Spinning has become all the rage, with spin studios like Soul Cycle and Fly Wheel opening up exponentially. Indoor cycling is a great low impact cardiovascular workout that increases both strength and endurance. However, as with any exercise program, it is important for the cycling enthusiast to make sure she/he is burning calories efficiently while simultaneously decreasing the risk for injury. And, as with many other routines, it can be too much of a good thing.

Proper alignment and biomechanics are the most important part of spinning effectively. Form starts with ensuring that the bike is set up correctly. First, make sure the seat height is correct by clipping your feet into the pedals (or putting your feet in the toe cages) and rotating your feet until one leg reaches the bottom. You should have a 25-35 degree bend in that leg when your foot is at the bottom of the pedal stroke.  It is common for people to sit too low, which can be dangerous for ligaments and joints. After adjusting the height of the seat, the seat needs to be adjusted fore-aft. The idea is to have your kneecap directly above the center of the pedal or when both pedals are level with each other, so that the front of your knee is right in line with the ball of your foot when the pedal is farthest forward. Lastly, the handlebars should be set so it is comfortable for your back and neck. A new cyclist should raise the handlebars to take the stress off his/her back or neck. However, those with a stronger core and lower back can lower the handlebars.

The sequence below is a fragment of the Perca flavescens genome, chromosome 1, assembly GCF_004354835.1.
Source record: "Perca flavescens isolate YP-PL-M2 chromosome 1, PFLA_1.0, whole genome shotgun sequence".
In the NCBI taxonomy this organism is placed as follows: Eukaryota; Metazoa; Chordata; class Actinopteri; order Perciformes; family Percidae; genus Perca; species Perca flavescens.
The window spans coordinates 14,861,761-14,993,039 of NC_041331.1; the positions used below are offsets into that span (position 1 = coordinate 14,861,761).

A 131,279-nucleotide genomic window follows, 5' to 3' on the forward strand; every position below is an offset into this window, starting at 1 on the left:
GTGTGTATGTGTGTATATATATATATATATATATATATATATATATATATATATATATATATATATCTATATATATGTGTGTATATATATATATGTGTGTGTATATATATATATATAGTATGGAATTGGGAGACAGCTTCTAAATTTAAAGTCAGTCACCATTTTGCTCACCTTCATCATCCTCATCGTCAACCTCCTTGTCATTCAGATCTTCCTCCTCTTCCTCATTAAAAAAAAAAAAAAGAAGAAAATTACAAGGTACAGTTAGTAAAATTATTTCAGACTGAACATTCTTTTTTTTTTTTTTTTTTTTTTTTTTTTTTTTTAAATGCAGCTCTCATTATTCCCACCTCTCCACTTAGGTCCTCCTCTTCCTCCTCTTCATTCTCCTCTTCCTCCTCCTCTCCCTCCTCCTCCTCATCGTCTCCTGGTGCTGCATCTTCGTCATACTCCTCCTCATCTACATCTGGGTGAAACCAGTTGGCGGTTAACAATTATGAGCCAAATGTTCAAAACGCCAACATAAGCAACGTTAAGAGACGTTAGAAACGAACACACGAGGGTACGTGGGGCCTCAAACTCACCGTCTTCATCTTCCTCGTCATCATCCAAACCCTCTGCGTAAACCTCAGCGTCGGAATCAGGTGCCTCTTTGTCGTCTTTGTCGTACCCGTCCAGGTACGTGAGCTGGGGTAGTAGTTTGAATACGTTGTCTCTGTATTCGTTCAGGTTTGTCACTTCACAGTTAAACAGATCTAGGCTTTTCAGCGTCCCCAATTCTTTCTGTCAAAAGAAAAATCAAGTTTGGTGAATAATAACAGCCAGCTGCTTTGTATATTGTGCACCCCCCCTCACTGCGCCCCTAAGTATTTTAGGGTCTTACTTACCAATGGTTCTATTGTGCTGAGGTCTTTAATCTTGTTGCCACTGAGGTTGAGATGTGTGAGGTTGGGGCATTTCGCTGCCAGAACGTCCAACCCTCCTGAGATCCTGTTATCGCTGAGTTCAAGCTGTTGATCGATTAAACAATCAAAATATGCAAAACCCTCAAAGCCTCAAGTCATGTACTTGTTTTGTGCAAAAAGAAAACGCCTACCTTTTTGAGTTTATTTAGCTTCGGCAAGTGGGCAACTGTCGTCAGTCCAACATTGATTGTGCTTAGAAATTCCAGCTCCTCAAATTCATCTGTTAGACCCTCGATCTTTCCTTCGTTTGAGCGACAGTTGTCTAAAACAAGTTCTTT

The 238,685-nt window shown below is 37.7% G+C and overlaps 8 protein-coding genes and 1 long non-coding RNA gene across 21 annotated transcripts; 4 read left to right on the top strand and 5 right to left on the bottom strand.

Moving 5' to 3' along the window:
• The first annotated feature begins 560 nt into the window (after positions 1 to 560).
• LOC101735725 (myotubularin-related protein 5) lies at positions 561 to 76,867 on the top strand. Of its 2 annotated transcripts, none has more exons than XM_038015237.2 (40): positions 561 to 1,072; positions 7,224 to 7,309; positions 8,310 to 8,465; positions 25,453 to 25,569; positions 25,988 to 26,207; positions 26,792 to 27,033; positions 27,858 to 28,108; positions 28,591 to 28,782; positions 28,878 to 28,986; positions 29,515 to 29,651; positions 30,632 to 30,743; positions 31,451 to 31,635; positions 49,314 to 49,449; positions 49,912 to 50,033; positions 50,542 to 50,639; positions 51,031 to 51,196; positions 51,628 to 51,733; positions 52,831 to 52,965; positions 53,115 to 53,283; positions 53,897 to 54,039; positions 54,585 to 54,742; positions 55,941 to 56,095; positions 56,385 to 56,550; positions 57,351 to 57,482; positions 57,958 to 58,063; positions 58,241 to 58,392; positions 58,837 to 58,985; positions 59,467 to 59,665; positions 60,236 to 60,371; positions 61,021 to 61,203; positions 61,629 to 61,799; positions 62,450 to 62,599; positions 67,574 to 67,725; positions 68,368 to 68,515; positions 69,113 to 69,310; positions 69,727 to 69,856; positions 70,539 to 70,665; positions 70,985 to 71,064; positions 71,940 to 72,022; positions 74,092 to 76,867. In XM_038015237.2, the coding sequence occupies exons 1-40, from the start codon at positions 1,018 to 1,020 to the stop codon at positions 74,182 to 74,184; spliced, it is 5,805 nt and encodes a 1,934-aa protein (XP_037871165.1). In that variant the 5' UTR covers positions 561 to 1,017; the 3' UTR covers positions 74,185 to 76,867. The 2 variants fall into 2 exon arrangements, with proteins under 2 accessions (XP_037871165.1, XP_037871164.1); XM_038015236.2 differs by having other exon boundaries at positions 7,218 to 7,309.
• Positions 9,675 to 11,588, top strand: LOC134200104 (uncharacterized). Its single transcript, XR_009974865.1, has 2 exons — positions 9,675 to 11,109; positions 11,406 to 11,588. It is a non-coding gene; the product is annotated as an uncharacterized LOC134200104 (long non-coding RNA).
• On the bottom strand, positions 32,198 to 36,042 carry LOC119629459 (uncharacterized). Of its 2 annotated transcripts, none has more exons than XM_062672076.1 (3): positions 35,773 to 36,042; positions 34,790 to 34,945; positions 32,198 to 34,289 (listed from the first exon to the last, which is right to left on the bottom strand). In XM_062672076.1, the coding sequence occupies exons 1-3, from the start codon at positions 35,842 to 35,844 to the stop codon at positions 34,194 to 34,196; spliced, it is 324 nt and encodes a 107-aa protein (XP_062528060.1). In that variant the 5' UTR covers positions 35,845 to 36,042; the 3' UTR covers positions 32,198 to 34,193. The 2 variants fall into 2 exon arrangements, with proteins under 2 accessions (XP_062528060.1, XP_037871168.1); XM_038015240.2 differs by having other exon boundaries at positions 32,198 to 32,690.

Form on the bike is also extremely important to avoid injury. Because cycling is a non-impact exercise, it might take longer for injuries to present themselves, and our goal is to prevent recurrent stress to the body. Make sure the balls of your feet are directly over the pedal and do not lock out your knees. In fact, your knees should be slightly bent towards the center of the bike.  Also, try to pull up with your legs instead of only pushing down.